New Architecture

The new code generator consists of two steps:

  * Bytecode generator -- produces bytecode for an abstract virtual

  * JavaScript generator -- produces JavaScript code based on the

The abstract virtual machine is stack-based. Originally I wanted to make
it register-based, but it turned out that all the code related to it
would be more complex and the bytecode itself would be longer (because
of explicit register specifications in instructions). The only downsides
of the stack-based approach seem to be few small inefficiencies (see
e.g. the |NIP| instruction), which seem to be insignificant.

The new generator allows optimizing for parsing speed or code size (you
can choose using the |optimize| option of the |PEG.buildParser| method
or the --optimize/-o option on the command-line).

When optimizing for size, the JavaScript generator emits the bytecode
together with its constant table and a generic bytecode interpreter.
Because the interpreter is small and the bytecode and constant table
grow only slowly with size of the grammar, the resulting parser is also

When optimizing for speed, the JavaScript generator just compiles the
bytecode into JavaScript. The generated code is relatively efficient, so
the resulting parser is fast.

Internal Identifiers

As a small bonus, all internal identifiers visible to user code in the
initializer, actions and predicates are prefixed by |peg$|. This lowers
the chance that identifiers in user code will conflict with the ones
from PEG.js. It also makes using any internals in user code ugly, which
is a good thing. This solves GH-92.


The new code generator improved parsing speed and parser code size
significantly. The generated parsers are now:

  * 39% faster when optimizing for speed

  * 69% smaller when optimizing for size (without minification)

  * 31% smaller when optimizing for size (with minification)

(Parsing speed was measured using the |benchmark/run| script. Code size
was measured by generating parsers for examples in the |examples|
directory and adding up the file sizes. Minification was done by |uglify
--ascii| in version 1.3.4.)

Final Note

This is just a beginning! The new code generator lays a foundation upon
which many optimizations and improvements can (and will) be made.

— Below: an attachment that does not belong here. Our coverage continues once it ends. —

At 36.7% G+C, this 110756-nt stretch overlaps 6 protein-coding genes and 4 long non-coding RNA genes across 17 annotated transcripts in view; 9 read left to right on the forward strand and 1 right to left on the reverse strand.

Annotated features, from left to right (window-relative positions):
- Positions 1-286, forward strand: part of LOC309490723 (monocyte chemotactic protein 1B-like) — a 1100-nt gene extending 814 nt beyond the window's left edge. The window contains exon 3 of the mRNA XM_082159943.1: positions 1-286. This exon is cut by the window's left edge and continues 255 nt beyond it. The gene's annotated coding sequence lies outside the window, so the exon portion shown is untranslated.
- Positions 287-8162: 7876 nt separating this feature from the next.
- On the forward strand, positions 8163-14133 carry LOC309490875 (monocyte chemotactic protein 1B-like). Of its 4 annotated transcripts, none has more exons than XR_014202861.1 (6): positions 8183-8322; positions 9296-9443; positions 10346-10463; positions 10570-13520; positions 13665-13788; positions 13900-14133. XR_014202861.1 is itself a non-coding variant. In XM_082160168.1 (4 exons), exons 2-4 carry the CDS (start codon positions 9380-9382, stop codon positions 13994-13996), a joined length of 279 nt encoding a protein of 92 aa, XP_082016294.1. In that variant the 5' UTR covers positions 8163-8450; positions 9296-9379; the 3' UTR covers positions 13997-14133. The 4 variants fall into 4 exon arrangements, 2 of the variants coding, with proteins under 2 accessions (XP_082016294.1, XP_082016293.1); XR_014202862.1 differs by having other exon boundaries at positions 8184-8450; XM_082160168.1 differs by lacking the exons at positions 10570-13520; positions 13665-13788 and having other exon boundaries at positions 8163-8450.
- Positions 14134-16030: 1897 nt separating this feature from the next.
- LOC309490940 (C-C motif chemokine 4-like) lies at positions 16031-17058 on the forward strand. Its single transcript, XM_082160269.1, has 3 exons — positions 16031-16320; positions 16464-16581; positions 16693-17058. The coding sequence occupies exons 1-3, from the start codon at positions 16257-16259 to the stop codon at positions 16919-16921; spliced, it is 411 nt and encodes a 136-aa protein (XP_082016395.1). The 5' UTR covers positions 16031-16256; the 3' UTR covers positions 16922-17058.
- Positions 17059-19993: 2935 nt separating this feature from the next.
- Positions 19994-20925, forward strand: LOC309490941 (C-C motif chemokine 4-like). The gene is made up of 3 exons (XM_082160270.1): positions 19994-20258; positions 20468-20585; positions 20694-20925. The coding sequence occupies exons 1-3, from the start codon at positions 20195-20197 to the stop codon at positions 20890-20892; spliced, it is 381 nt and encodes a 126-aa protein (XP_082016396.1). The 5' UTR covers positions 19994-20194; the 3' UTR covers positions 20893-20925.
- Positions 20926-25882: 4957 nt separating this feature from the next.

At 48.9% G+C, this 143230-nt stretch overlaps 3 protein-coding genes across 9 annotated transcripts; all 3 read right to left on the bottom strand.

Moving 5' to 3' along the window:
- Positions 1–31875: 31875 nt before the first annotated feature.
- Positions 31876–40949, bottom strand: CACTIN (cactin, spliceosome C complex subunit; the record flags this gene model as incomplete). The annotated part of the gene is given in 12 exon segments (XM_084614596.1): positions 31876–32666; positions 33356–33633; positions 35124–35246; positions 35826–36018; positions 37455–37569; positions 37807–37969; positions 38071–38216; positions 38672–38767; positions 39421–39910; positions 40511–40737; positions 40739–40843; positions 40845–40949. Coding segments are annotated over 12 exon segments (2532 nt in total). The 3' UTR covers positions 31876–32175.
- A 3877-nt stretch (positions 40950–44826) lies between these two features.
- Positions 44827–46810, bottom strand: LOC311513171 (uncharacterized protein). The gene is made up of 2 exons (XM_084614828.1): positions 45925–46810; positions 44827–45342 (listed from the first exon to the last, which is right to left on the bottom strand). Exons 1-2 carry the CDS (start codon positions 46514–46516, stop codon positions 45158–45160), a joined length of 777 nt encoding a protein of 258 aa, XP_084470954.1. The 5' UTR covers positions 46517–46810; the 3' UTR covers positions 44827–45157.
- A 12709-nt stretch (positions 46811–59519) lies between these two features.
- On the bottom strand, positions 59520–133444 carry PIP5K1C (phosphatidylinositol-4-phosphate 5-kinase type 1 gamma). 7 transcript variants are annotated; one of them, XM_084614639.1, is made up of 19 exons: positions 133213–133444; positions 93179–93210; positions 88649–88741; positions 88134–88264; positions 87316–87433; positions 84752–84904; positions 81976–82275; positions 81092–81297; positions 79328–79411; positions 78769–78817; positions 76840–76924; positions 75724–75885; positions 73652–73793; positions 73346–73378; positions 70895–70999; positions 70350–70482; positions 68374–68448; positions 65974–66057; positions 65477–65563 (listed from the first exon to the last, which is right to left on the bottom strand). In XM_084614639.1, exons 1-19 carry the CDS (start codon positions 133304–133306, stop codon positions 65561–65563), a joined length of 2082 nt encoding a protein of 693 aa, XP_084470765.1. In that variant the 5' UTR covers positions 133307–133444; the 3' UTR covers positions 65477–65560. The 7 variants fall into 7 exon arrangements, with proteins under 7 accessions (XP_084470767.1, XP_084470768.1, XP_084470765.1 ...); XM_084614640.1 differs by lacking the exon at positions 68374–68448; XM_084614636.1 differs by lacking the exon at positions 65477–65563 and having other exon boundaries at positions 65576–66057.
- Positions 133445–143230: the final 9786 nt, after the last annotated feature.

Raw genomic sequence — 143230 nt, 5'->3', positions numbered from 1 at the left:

Stay tuned :-)
12 years ago
David Majda 51e126882b Assume development dependencies are installed locally
This is compatible with what "npm install" does and allows for isolated
development environment.
12 years ago
David Majda 0519d7e3ce Git repo npmization: Make the repo a npm package

  * Moving the source code from /src to /lib.
  * Adding an explicit file list to package.json
  * Updating the Makefile.
  * Updating the spec and benchmark suites and their READMEs.

Part of a fix for GH-32.
12 years ago
David Majda 4cda79951a Git repo npmization: Compose PEG.js from Node.js modules
PEG.js source code becomes a set of Node.js modules that include each
other as needed. The distribution version is built by bundling these
modules together, wrapping them inside a bit of boilerplate code that
makes |module.exports| and |require| work.

Part of a fix for GH-32.
12 years ago
David Majda c6cf129635 Git repo npmization: Do not use @VERSION
When the Git repository will be a npm package, there will be no
preprocessing step and thus no @VERSION substitution. Let's get rid of

Part of a fix for GH-32.
12 years ago
David Majda d742ca5dc6 Makefile: Small reordering
Define |PEGJS_VERSION| before it is used. While defining it after its
first use was OK technically, it made the code a tiny bit harder to
12 years ago
David Majda adfeb87c82 Do not preprecess package.json
Before this commit, package.json in the project root directory was
preprocessed in order to insert correct version into it. This made it
invalid JSON and thus unusable for npm purposes.

This commit makes package.json a valid JSON by hardcoding the version
into it. I think that introducing this small duplicity is outweighted by
being able to use npm in project root directory. For example, it is now
possible to make the "npm test" command work and introduce Travis CI
12 years ago
David Majda 23e04bb4f4 Jasmine: Delete remains the old test suite 12 years ago
David Majda c27b96051a Jasmine: Initial infrastructure
This is the first of many commits that gradually convert PEG.js's test
suite from QUnit to Jasmine, cleaning it up on the way.

Main reason for the change is that Jasmine allows nested contexts,
allowing to structure the tests in a better way than QUnit. Moreover,
the tests needed to be cleaned up a bit.
12 years ago
David Majda f046e0a838 Move compiler-related source files and tests into a subdirectory 12 years ago
David Majda bc5abfef5c Replace Jakefile with Makefile
Doing scripting tasks in JavaScript is painful.
13 years ago